UM Cancer Center Ranks in Top Tier Nationwide
University of Maryland Rounds features clinical and research updates from the University of Maryland School of Medicine and the University of Maryland Medical Center.
Intended for physicians, Rounds contains contact information to learn more about the clinical and research advances featured in each issue. It is printed three times a year and distributed monthly via email.
A slight name change signals a huge accomplishment for the University of Maryland Marlene and Stewart Greenebaum Cancer Center, which has become the 46th facility in the United States to be designated a comprehensive cancer center by the National Cancer Institute (NCI).
After a rigorous, months-long review process that included a site visit by 22 NCI cancer experts in late February, UMGCC gains another “c” in its name as its prowess at fighting the big C — cancer — is broadly recognized. Its new name, the University of Maryland Marlene and Stewart Greenebaum Comprehensive Cancer Center (UMGCCC), primarily reflects the institution’s achievements in researching and developing new cancer-fighting drugs and technologies, according to Director Kevin J. Cullen, MD.
“This tells everyone we are now one of the top cancer programs in the country and making contributions in science, patient care and education that are having a real impact on the fight against cancer in the U.S. and around the world,” says Dr. Cullen, who is also the Marlene and Stewart Greenebaum Distinguished Professor of Oncology at University of Maryland School of Medicine. “We can point to new treatments invented here that are now the standard of care around the world. So we’re having an impact that’s being felt well beyond Baltimore and Maryland.”
Research, Training Programs Especially Impressive
Its stellar research — the main qualifier for the NCI designation — will receive a boost as a result of the honor, with its grant increasing 50 percent to $1.5 million. Additionally, the center will be eligible for other funding from the NCI, and other public and private sources. The new designation takes effect at the start of the cancer center’s next grant cycle on August 1.
New and improved cancer treatments and prevention strategies tackled at UMGCCC include the invention of the GammaPod™, a radiotherapy system under FDA review for treating breast cancer in a prone position to better protect the heart; the discovery of galeterone, an FDA fast-tracked compound to treat hormone-resistant prostate cancer; and the Population Science Program, which has uncovered risk and prevention implications for human papillomavirus-related cancers, among others.
Other key aspects of UMGCCC’s offerings leading to the unanimous NCI endorsement include its training and education initiatives.
“The NCI expects its comprehensive cancer centers to be strongly committed to training the next generation of cancer scientists and clinicians,” Dr. Cullen explains. “We now have a total of eight NCI-funded training programs, that range from giving middle school students in West Baltimore more experience in science, technology and math all the way to subspecialty training as cancer physicians for radiation oncologists, medical oncologists and surgeons.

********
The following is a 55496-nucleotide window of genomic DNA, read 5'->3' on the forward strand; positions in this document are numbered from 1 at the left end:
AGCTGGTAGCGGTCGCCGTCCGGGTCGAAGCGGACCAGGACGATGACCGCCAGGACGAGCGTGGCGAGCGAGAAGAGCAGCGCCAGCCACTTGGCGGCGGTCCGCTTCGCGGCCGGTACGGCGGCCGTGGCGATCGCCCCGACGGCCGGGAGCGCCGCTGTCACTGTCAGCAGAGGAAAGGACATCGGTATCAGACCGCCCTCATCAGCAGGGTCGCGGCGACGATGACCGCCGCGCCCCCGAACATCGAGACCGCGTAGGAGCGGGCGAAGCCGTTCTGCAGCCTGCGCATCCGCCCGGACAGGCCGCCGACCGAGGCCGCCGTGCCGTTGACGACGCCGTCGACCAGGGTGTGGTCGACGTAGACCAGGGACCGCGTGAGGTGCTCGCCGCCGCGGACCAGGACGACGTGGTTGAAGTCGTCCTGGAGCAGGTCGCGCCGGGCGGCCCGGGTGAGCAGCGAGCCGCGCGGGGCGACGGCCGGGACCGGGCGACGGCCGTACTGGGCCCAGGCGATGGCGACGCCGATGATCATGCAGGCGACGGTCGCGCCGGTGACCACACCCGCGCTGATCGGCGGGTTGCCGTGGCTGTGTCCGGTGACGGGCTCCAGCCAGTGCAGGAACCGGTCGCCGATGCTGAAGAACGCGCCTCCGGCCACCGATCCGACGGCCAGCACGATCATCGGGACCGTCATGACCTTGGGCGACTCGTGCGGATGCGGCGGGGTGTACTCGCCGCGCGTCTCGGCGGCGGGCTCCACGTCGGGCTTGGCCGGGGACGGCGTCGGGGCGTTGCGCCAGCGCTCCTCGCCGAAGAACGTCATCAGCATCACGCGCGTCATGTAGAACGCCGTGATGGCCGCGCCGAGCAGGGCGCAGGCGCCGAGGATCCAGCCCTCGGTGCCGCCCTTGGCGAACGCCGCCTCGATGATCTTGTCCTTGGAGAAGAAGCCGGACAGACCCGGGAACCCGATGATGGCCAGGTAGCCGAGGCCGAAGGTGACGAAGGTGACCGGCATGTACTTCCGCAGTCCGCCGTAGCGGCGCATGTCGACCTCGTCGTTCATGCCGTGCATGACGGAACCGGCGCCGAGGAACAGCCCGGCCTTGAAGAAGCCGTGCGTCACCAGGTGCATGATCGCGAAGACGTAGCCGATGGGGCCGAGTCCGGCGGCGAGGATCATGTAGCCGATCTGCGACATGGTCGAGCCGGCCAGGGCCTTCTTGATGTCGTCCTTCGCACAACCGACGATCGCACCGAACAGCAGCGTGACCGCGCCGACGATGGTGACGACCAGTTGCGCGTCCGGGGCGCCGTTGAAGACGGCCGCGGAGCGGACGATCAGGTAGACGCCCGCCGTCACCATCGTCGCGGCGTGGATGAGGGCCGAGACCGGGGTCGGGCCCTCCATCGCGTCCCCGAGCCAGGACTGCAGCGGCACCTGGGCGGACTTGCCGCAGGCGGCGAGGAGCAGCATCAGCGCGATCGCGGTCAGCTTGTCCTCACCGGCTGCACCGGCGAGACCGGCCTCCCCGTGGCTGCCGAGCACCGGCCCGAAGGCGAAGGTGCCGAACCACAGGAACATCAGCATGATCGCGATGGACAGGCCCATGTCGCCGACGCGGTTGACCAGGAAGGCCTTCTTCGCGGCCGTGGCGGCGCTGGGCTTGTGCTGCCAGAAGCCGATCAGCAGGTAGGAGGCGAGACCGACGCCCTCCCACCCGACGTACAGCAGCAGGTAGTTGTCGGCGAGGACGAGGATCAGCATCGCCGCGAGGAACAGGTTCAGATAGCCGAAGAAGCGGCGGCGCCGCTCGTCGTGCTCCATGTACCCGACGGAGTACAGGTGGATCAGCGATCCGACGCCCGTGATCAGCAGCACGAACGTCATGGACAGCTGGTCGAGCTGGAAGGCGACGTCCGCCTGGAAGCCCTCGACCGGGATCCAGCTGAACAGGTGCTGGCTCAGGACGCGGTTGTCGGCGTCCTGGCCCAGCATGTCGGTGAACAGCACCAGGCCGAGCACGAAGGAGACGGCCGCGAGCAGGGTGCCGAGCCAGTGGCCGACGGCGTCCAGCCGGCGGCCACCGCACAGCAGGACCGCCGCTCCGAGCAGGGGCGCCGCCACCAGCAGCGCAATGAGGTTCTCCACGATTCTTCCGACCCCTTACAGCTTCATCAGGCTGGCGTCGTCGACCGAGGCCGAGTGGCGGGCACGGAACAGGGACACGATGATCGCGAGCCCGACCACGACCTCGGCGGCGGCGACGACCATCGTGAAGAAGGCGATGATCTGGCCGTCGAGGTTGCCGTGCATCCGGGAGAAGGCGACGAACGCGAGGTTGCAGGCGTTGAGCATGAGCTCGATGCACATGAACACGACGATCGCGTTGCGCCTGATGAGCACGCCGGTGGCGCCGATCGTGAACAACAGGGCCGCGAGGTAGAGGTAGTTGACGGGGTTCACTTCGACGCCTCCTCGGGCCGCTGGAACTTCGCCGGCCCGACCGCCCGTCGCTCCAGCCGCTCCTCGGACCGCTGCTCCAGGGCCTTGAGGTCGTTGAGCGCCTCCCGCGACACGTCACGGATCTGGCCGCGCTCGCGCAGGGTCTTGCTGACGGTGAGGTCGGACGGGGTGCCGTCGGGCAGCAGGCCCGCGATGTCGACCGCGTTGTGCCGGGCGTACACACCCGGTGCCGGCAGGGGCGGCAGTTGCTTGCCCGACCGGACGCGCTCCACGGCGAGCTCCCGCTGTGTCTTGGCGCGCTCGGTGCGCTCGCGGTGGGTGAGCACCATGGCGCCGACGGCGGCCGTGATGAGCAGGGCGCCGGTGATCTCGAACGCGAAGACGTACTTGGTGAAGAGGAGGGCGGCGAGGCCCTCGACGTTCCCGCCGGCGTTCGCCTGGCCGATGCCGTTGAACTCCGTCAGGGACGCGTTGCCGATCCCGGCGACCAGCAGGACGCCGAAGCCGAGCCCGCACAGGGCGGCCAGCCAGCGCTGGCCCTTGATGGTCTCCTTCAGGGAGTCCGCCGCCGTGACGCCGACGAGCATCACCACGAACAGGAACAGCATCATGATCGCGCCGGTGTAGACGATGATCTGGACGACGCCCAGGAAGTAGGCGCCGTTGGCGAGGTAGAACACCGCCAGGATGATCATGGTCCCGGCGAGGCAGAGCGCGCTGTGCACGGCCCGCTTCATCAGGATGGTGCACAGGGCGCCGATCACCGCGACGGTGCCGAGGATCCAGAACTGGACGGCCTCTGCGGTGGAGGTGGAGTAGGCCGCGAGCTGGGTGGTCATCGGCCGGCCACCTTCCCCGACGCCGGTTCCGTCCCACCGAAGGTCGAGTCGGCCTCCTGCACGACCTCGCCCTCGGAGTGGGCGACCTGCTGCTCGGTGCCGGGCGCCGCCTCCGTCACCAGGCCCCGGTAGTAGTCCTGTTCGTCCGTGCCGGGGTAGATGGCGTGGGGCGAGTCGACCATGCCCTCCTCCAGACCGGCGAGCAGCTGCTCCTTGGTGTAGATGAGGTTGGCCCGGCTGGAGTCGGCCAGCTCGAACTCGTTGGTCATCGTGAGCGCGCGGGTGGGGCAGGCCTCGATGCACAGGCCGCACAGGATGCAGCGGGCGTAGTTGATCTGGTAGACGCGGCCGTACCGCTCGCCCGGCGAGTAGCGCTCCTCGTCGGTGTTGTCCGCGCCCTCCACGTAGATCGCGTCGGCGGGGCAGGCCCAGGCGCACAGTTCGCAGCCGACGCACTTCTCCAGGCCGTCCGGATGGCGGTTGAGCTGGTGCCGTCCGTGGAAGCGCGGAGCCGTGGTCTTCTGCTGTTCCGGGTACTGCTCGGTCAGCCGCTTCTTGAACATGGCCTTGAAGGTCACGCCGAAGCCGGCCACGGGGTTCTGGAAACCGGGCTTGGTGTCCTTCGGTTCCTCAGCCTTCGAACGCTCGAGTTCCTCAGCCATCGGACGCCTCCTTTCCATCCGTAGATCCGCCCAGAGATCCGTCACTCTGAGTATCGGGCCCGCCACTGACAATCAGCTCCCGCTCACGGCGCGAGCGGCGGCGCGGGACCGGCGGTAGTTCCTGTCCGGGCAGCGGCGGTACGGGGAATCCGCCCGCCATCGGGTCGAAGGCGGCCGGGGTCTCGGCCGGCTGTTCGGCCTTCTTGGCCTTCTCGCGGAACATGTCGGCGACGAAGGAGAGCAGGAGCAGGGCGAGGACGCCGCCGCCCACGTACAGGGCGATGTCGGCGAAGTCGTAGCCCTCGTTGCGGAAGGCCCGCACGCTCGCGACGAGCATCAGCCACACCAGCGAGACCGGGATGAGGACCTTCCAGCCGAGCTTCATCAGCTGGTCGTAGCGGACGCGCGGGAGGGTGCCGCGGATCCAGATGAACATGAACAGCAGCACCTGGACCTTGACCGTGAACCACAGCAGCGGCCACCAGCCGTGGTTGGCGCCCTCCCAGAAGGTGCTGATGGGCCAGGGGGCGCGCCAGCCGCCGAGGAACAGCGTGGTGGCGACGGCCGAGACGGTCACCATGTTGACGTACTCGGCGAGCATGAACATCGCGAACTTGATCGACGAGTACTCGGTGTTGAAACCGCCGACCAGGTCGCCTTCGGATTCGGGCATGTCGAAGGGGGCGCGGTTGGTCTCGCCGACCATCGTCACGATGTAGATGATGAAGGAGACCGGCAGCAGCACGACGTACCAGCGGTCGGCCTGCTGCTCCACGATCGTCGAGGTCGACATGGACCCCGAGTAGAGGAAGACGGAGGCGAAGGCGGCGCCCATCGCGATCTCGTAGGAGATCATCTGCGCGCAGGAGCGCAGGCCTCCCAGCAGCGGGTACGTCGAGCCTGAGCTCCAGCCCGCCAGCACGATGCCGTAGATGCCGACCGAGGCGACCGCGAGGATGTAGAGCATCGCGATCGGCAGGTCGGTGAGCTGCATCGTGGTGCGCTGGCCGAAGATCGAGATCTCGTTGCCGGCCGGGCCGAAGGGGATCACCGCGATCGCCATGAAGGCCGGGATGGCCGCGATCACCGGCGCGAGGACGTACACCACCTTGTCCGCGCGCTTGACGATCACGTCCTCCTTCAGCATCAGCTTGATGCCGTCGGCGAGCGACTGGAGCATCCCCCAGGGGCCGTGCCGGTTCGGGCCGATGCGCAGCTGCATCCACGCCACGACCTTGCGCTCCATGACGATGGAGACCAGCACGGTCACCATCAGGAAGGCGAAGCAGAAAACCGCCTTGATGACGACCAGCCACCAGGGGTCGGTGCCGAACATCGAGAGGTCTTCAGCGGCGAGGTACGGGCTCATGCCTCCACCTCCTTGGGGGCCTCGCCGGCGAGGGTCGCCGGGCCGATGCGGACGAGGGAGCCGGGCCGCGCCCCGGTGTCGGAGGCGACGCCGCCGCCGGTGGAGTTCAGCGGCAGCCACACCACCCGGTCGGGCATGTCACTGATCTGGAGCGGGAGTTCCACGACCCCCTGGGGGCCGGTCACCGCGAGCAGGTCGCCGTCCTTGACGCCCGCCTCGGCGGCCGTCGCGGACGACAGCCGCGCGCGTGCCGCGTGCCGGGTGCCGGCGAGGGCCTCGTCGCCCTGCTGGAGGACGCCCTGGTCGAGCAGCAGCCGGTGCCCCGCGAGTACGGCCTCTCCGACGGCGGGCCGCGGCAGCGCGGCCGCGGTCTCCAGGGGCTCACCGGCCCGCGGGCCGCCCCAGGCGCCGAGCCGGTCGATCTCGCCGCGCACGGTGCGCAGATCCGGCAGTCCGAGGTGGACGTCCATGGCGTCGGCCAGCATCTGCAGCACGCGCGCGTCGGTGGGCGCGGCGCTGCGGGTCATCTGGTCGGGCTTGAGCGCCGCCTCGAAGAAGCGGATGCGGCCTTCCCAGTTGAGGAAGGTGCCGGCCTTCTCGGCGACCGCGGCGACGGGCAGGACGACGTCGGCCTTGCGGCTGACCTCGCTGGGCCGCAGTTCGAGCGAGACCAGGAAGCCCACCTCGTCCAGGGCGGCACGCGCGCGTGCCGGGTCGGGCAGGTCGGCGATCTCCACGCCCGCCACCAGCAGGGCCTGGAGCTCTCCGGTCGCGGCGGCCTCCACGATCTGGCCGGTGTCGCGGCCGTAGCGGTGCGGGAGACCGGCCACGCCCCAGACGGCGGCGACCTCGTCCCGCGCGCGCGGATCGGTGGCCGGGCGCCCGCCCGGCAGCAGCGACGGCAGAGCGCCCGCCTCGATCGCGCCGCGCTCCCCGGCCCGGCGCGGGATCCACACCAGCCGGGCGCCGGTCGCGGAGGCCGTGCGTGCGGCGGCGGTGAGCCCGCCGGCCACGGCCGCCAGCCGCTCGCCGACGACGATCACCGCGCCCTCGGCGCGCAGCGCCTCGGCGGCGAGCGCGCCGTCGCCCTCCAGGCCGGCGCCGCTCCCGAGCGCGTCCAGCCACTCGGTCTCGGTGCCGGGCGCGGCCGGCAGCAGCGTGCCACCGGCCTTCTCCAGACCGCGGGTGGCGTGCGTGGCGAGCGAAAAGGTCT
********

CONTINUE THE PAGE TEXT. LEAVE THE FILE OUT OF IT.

“It’s this comprehensive suite of training programs, along with our research, that helped us earn this distinction,” he adds.
Standout Minority Participation
UMGCCC also stands out nationally because of its high minority participation in clinical trials, even when compared to other comprehensive cancer centers. Minorities comprise only about 2 percent of clinical trial patients across the United States, but here, minority patients represent more than 30 percent of clinical trial participants, which Dr. Cullen says makes sense in light of University of Maryland Medical Center’s core patient population.
“Our community in the areas around Baltimore has a significant representation of African Americans, and that community suffers disproportionately from cancer incidence and mortality,” he says. “One of the comments we received from the NCI is that we really do focus on the health issues facing people in our backyard, which is an important part of our mission.”
Predictably, the new NCI designation has generated a considerable amount of satisfaction among all who have worked toward this goal.
“Everyone is extraordinarily proud — not just the faculty, but the staff and everyone associated with the cancer center, from the board of directors to the donors,” Dr. Cullen says. “It really has been a collaborative effort over time. No one person owns credit for this — it’s the accumulated excellence of the entire team that has gotten us to this point.”
Appointments at UMGCCC can be scheduled by calling 410-328-7904.
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